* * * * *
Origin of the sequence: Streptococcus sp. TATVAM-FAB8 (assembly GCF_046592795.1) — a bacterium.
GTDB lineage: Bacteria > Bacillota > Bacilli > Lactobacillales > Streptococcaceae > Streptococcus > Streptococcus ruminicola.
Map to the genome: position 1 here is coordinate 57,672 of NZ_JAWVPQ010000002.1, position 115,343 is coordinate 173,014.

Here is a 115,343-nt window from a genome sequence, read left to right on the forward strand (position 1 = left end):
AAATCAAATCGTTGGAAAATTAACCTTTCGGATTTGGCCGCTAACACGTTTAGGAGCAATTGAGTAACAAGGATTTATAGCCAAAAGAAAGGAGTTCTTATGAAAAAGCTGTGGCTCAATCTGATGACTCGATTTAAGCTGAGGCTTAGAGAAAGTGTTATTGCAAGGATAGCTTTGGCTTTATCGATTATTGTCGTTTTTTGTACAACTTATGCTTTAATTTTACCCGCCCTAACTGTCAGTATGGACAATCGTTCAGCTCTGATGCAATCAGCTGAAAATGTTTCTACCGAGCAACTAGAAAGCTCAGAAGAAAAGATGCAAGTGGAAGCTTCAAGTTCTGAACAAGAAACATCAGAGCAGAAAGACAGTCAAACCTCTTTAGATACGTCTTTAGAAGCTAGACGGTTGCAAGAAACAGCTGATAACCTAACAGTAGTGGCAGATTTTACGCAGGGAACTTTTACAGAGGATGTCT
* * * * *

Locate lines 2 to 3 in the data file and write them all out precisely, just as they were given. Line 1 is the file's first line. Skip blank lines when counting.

GTDB lineage: Bacteria > Bacillota > Bacilli > Lactobacillales > Streptococcaceae > Streptococcus > Streptococcus ruminicola.
Map to the genome: position 1 here is coordinate 57,672 of NZ_JAWVPQ010000002.1, position 115,343 is coordinate 173,014.